This short story is about an engineer who sabotages the engines on a floating city where the rich and well-to-do live apart from normal humanity causing it to crash on Earth killing everyone on board...


That would be Shah Guido G. (1951), I believe.

It is, indeed by Asimov, and is one of the stories where the entire plot is nothing but the setup for an atrocious pun. (Specifically, it's what's referred to as a 'Shaggy Dog' story. Don't believe me? Look at the title again.. Shah - Gui - doG.)

Short synopsis: The floating city has been hovering on the edge of it's maximum load limit for a while. The 'hero' of the story arranges for all of the Guardians (the 'Waves'), in their ships, to land at once, overloading the generators that kept the city afloat, and causing it to come crashing to the ground.

This is all for the pun that, once again, Atlantis (for so the floating city was named)

sank beneath the waves.

  • Your answer is good but my memory of that story is not. – Organic Marble Dec 8 '14 at 0:21
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    Sweet angry cats! That's horrible! I am glad this story (apparently) sank out of sight... Asimov, were he alive, were ought to have been ashamed. Huff huff! Etc. – Lexible Dec 8 '14 at 1:45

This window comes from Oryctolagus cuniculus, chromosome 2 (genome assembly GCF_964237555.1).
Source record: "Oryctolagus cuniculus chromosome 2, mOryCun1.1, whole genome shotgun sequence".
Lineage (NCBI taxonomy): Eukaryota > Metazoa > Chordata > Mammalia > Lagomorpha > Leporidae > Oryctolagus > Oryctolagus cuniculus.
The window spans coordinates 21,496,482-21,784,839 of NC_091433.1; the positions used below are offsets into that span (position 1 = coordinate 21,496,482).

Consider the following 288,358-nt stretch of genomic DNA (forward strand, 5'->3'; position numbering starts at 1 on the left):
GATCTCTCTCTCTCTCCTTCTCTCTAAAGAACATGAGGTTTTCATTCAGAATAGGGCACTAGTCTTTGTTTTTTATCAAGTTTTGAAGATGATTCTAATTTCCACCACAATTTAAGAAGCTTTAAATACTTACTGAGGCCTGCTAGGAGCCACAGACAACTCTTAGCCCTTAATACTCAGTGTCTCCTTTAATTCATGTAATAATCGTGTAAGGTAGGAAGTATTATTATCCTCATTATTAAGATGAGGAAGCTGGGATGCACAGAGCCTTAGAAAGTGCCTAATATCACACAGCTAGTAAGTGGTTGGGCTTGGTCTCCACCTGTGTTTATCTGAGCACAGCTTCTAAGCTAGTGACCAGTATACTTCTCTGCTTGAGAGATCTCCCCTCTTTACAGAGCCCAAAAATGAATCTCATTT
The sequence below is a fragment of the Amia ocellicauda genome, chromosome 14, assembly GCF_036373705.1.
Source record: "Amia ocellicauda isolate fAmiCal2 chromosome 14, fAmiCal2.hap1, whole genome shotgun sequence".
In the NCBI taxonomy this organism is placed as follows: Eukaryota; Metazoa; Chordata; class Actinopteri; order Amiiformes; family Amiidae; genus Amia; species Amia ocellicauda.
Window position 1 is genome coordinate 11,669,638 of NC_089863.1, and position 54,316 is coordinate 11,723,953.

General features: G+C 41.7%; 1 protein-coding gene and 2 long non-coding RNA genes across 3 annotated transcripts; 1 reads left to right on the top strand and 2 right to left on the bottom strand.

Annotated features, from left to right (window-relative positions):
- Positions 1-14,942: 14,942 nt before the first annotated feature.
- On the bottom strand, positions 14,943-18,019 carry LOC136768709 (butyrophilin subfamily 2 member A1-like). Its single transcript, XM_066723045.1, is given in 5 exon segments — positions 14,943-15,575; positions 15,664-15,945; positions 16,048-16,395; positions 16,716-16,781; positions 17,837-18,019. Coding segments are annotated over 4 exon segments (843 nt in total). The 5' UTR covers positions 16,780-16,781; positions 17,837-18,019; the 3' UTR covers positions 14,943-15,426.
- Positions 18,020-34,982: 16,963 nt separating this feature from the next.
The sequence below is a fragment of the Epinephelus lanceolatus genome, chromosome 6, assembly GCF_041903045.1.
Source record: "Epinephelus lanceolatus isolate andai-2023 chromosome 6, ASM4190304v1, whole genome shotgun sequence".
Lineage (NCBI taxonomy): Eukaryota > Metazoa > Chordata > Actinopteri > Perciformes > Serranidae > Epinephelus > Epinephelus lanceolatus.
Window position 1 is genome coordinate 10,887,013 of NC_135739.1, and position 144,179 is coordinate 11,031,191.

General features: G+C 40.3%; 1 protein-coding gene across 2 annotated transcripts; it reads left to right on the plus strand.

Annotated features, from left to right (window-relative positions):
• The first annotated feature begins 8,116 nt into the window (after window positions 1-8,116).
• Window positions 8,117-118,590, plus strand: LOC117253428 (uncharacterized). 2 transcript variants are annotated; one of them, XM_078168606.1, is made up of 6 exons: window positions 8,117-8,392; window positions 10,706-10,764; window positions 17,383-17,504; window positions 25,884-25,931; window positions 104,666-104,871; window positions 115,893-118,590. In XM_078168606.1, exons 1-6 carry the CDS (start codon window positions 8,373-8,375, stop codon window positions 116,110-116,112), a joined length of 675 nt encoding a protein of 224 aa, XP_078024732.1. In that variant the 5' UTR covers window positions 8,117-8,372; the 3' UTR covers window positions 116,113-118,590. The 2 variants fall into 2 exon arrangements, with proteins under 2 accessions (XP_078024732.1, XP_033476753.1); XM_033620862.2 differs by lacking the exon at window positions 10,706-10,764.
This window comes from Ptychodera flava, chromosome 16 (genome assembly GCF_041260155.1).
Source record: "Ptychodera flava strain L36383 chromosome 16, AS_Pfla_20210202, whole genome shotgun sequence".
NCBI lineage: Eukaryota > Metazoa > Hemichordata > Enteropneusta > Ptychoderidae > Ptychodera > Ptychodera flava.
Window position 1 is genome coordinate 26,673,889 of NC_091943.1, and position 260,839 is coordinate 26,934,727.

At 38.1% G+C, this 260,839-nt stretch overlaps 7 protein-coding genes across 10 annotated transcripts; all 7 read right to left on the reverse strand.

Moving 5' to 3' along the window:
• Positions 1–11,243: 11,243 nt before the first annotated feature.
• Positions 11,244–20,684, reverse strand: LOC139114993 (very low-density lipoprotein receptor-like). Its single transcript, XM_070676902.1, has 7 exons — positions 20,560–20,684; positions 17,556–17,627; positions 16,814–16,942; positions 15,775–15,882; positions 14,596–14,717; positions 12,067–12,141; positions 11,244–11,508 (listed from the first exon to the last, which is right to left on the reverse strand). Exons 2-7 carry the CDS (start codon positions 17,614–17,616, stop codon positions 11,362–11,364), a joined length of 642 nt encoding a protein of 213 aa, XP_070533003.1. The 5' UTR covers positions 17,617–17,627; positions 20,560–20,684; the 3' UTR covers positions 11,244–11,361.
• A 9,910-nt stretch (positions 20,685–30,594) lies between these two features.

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    This description reminds me of another short story, by Arthur C. Clarke: the 'Star Mangled Spanner' - wordplay turned into a rather far-fetched tale :) – user36953 Dec 8 '14 at 8:36
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    Huh. For some reason, I was thinking that was the story that ended with the line parodying "Give My Regards to Broadway", but that's apparently "Death of a Foy". – FuzzyBoots Dec 8 '14 at 19:11
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    At 32 seconds this is officially the fastest-ever answer on SFF.SE (with the exception of self-answers). Congrats! – Rand al'Thor Aug 14 '15 at 23:21

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